To be honest, with all the social impacts of being long-lived, I can’t really see elves having more than a +60% lifespan over humans without the difficulties becoming insuperable. Doesn’t sound like a lot, does it? But let’s apply it and see what effects it would actually have on the demographic.

Because the dangers faced by the young would be the same for both humans and for elves, I’m not going to apply the full factor to the young. Instead, I’m going to go: Times 1, times 1.2, times 1.4, and times 1.6 thereafter.


  • 10+ stays 10+.
  • The ten-year gap between 10+ and 20+ becomes a 12-year gap to 22+.
  • The ten-year gap between 20+ and 30+ becomes a 14-year gap – but it now starts at 22+ and runs to 36+.
  • The ten-year gap between 30+ and 40+ becomes a 16-year gap, but it now starts at 36+ and runs to 52+.
  • All the subsequent age brackets are also 16 years of length.

That gives a population breakdown of:

  • 40,000 will be under 10, 60,000 will be 10+.
  • The 60,000 are made up of 18,000 aged 10-21 and 42,000 aged 22+.
  • The 42,000 are made up of 21,000 aged 23-35 and 21,000 aged 36+.
  • The 21,000 are made up of 14,700 aged 36-51 and 6,300 aged 52+.
  • The 6,300 are made up of 5,040 aged 52-67 and 1,260 aged 68+.
  • The 1,260 are made up of 1,134 aged 68-83 and 126 aged 84+.
  • The 126 are made up of 120 aged 84-99 and 6 aged 100+.

That’s what a 60% increase in the lifespan looks like. For any given calendar age, you get more elves alive of that age than you do humans. In the bracket containing 75 years of age, for example, you have 6 humans in every hundred thousand and 1260 elves.

To reduce the population levels of both to match – 6 in both – you find that elvish communities are one 210th the size of comparable human communities – so a city of 20,000 people would be the same as a ‘city’ of 95 elves. And a town of 2000 humans would be the equivalent of a group of 9-10 elves.

A correction

Actually, that’s not quite correct. In both cases, we’re aiming for an age range – to get an absolutely correct comparison, we should divide that age range up. So the 6 humans are actually 6 aged 70+ (with, effectively, none older than 80, according to our earlier calculations). So that means 0.6 of them will be exactly 70 years of age.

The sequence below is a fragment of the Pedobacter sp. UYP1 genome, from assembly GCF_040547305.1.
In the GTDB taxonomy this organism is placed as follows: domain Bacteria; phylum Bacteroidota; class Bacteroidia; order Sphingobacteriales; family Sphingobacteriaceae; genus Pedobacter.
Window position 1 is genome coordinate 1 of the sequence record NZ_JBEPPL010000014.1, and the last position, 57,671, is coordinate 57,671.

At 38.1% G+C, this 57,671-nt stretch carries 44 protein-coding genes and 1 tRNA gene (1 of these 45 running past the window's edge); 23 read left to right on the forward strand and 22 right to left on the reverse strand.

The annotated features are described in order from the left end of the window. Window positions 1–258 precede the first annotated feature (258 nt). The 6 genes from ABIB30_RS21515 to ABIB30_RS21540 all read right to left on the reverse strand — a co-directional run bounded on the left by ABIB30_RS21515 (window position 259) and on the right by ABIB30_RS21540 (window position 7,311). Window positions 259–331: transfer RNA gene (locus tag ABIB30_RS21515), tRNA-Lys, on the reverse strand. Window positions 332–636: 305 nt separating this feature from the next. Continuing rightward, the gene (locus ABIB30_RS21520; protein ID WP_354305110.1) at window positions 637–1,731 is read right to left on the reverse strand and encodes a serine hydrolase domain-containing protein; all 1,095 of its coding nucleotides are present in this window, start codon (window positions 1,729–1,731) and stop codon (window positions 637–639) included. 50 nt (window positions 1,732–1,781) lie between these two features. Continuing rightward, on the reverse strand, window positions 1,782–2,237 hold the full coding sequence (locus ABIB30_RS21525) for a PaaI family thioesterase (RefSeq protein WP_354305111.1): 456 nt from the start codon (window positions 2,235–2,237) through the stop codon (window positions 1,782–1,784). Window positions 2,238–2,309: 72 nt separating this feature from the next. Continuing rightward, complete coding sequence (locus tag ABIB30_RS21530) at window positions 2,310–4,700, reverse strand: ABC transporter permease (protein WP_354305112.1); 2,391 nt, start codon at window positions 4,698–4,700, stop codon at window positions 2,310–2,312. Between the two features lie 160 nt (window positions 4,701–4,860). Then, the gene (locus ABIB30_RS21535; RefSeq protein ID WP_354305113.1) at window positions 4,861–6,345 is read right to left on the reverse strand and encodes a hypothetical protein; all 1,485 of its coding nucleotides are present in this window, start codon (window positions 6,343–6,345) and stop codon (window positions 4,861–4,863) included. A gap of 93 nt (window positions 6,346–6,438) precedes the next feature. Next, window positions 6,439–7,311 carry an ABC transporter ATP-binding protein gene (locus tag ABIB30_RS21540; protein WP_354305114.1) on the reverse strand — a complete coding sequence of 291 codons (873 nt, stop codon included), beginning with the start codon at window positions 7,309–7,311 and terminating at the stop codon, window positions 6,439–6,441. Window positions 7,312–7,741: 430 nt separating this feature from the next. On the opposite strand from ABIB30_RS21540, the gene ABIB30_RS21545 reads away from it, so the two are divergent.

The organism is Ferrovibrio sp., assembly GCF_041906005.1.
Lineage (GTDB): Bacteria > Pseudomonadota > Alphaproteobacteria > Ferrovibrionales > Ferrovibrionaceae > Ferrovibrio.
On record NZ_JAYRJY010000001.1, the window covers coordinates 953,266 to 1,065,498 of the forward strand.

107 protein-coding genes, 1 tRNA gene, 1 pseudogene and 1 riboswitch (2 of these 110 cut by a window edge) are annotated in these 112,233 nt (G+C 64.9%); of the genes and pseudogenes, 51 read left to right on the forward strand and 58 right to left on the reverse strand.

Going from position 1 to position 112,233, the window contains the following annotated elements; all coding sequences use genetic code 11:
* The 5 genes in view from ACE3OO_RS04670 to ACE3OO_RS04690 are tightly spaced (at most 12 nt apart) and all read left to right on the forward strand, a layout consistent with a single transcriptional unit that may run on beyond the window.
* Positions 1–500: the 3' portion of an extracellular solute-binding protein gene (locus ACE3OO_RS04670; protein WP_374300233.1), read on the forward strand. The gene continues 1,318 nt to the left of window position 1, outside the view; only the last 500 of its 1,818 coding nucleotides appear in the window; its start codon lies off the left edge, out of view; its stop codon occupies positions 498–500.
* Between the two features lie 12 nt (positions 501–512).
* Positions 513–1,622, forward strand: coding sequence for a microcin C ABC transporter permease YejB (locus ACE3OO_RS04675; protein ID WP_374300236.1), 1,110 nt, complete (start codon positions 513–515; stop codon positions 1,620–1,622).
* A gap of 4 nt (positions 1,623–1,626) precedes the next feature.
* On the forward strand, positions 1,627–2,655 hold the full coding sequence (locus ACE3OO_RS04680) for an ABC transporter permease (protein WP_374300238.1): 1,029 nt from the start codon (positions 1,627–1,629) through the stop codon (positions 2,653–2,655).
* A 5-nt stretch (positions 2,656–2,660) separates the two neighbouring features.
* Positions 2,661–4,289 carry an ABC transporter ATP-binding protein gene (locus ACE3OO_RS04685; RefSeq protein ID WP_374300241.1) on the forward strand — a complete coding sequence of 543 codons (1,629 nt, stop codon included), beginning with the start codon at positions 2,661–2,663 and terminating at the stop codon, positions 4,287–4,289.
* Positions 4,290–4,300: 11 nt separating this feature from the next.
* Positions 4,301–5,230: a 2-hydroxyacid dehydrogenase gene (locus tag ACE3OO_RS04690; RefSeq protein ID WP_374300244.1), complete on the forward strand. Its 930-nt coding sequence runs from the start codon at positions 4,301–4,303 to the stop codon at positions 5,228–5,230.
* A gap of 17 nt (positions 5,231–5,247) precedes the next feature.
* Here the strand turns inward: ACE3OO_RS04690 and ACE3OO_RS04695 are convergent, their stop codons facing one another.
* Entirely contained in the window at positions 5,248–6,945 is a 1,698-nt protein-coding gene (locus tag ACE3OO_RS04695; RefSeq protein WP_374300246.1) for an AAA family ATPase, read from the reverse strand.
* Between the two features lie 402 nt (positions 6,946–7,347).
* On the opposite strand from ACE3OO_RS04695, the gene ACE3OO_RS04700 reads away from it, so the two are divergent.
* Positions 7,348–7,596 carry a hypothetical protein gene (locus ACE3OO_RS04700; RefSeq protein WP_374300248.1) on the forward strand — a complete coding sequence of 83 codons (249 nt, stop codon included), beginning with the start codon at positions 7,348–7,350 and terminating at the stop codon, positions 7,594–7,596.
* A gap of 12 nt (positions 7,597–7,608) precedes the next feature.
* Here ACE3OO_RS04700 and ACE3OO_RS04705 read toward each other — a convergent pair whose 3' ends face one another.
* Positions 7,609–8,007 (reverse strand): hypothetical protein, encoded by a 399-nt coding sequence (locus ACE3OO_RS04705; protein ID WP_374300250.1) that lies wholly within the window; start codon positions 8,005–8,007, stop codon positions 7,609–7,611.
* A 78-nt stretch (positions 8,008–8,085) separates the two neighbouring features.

The elvish age bracket containing age 70 applies to 1134 people out of 100,000, and runs from 68 to 83, a span of 16 years – so 1134 / 16 gives 70.875 people out of 100,000 aged exactly 70. To get that back to 0.6 people, we have to divide the elvish population by a factor of 70.875 / 0.6, or 118.125.

That means that a city of 20,000 humans is as common as a “city” of 20,000/118.125=169 elves. A town or village of 2,000 humans is as common as a “town” of about 17 elves.

400-500 years?

These differentials would be even more extreme if the 400-500 year lifespan model were applied. You would end up with the average Elven city having like 2 people in it. And villages would contain less than 1 person.

Don’t believe me? Well, let’s have a go.

The conversion factor

So, to start with, we want to graduate from x1 to x5 smoothly. The square root of 5 is 2.236, and the square root of that is 1.5, near enough. So, let’s say the factors are:

  • times 1;
  • times 1.5;
  • times 1.5 x 1.5 = times 2.25;
  • times 2.25 x 1.5 = times 3.375;
  • times 5, thereafter.

Our ten-year population intervals become:

  • 10 years;
  • 15 years;
  • 23 years;
  • 34 years;
  • 50 years, thereafter.

And that gives, from a standard 100,000 breakdown:

  • 40,000 will be under 10, 60,000 will be 10+.
  • The 60,000 are made up of 18,000 aged 10-24 and 42,000 aged 25+.
  • The 42,000 are made up of 21,000 aged 25-47 and 21,000 aged 48+.
  • The 21,000 are made up of 14,700 aged 48-81 and 6,300 aged 82+.
  • The 6,300 are made up of 5,040 aged 82-131 and 1,260 aged 132+.
  • The 1,260 are made up of 1,134 aged 132-181 and 126 aged 182+.
  • The 126 are made up of 120 aged 182-231 and 6 aged 232+.

…and so on.

With 70 years being our standard of comparison, we have 6 humans in 100,000 and 14,700 elves in roughly that time-span. Dividing the 6 humans into the 10-year span gives 0.6 people in 100,000 being exactly 70 years old, while dividing the 14,700 elves into the 34 year age span gives 432-and-a-fraction elves exactly 70 years old out of every 100,000. Reducing elvish populations so that both groups have 0.6 members in 100,000 who are aged exactly 70 years gives a ratio of 720.6.

So an elvish city of “20,000 humans” would contain about 28 elves, and a village of “2000 humans” would be the equivalent of an elvish village of… three. Most of the time. Actually, 20% of the time, it would only be two elves.


Plucking numbers out of the air for lifespan is all well and good, but if you don’t know what you’re doing, the implications can overwhelm your game setting. Or, if they are not taken into account – something few people take the time and trouble to do – they can completely demolish the plausibility of the game setting when someone else hits you between the eyes with some hard questions.

One Caveat: I don’t have any actual population demographics for the calculations shown here, especially for those specified in the section The Human Analogue In A Fantasy Campaign. These are simply numbers that seem about right from the many sources and references that I have read in the past. More accurate data would yield more accurate analysis and projections – but the results ‘feel’ right, as they stand. So you can take them with a grain of salt – but I’ll use them until something more accurate presents itself.